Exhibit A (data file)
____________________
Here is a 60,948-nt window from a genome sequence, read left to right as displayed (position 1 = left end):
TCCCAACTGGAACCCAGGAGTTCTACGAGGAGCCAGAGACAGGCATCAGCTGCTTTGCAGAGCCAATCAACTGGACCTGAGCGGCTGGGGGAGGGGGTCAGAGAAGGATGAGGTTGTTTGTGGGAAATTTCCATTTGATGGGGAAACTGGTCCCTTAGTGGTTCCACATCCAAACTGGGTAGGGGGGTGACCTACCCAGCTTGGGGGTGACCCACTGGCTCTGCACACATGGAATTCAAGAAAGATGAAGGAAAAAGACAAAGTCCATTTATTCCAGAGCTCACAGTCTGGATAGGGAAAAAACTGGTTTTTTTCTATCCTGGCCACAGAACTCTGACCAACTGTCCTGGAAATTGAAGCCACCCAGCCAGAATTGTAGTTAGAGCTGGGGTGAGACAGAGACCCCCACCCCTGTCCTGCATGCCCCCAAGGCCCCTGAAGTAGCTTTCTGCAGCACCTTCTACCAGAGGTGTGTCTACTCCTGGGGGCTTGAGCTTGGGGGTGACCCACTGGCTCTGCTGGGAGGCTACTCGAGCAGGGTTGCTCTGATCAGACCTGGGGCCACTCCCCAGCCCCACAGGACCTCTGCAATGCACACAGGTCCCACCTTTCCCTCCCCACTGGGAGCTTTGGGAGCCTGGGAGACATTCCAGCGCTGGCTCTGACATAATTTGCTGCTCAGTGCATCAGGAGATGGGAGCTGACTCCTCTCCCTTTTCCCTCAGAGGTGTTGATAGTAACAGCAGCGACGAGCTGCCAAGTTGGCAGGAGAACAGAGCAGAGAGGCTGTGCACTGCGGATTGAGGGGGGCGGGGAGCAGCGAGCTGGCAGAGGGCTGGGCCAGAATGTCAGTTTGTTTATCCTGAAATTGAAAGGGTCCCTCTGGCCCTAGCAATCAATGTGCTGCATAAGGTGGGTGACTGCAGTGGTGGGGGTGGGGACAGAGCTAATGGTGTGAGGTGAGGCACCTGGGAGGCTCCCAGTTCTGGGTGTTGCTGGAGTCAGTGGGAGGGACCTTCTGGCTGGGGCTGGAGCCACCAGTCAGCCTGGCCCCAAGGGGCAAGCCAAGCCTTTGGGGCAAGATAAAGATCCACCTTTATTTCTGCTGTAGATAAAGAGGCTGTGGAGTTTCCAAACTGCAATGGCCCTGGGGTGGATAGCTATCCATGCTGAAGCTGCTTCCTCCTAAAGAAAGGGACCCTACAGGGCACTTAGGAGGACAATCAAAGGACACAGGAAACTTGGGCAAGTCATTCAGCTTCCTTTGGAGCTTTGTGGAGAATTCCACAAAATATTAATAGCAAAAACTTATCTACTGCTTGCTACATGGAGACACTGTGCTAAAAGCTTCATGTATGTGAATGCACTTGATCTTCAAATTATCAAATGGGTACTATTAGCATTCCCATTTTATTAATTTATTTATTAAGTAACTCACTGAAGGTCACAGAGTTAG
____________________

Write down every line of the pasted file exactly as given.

Here is a 60,948-nt window from a genome sequence, read left to right as displayed (position 1 = left end):
TCCCAACTGGAACCCAGGAGTTCTACGAGGAGCCAGAGACAGGCATCAGCTGCTTTGCAGAGCCAATCAACTGGACCTGAGCGGCTGGGGGAGGGGGTCAGAGAAGGATGAGGTTGTTTGTGGGAAATTTCCATTTGATGGGGAAACTGGTCCCTTAGTGGTTCCACATCCAAACTGGGTAGGGGGGTGACCTACCCAGCTTGGGGGTGACCCACTGGCTCTGCACACATGGAATTCAAGAAAGATGAAGGAAAAAGACAAAGTCCATTTATTCCAGAGCTCACAGTCTGGATAGGGAAAAAACTGGTTTTTTTCTATCCTGGCCACAGAACTCTGACCAACTGTCCTGGAAATTGAAGCCACCCAGCCAGAATTGTAGTTAGAGCTGGGGTGAGACAGAGACCCCCACCCCTGTCCTGCATGCCCCCAAGGCCCCTGAAGTAGCTTTCTGCAGCACCTTCTACCAGAGGTGTGTCTACTCCTGGGGGCTTGAGCTTGGGGGTGACCCACTGGCTCTGCTGGGAGGCTACTCGAGCAGGGTTGCTCTGATCAGACCTGGGGCCACTCCCCAGCCCCACAGGACCTCTGCAATGCACACAGGTCCCACCTTTCCCTCCCCACTGGGAGCTTTGGGAGCCTGGGAGACATTCCAGCGCTGGCTCTGACATAATTTGCTGCTCAGTGCATCAGGAGATGGGAGCTGACTCCTCTCCCTTTTCCCTCAGAGGTGTTGATAGTAACAGCAGCGACGAGCTGCCAAGTTGGCAGGAGAACAGAGCAGAGAGGCTGTGCACTGCGGATTGAGGGGGGCGGGGAGCAGCGAGCTGGCAGAGGGCTGGGCCAGAATGTCAGTTTGTTTATCCTGAAATTGAAAGGGTCCCTCTGGCCCTAGCAATCAATGTGCTGCATAAGGTGGGTGACTGCAGTGGTGGGGGTGGGGACAGAGCTAATGGTGTGAGGTGAGGCACCTGGGAGGCTCCCAGTTCTGGGTGTTGCTGGAGTCAGTGGGAGGGACCTTCTGGCTGGGGCTGGAGCCACCAGTCAGCCTGGCCCCAAGGGGCAAGCCAAGCCTTTGGGGCAAGATAAAGATCCACCTTTATTTCTGCTGTAGATAAAGAGGCTGTGGAGTTTCCAAACTGCAATGGCCCTGGGGTGGATAGCTATCCATGCTGAAGCTGCTTCCTCCTAAAGAAAGGGACCCTACAGGGCACTTAGGAGGACAATCAAAGGACACAGGAAACTTGGGCAAGTCATTCAGCTTCCTTTGGAGCTTTGTGGAGAATTCCACAAAATATTAATAGCAAAAACTTATCTACTGCTTGCTACATGGAGACACTGTGCTAAAAGCTTCATGTATGTGAATGCACTTGATCTTCAAATTATCAAATGGGTACTATTAGCATTCCCATTTTATTAATTTATTTATTAAGTAACTCACTGAAGGTCACAGAGTTAG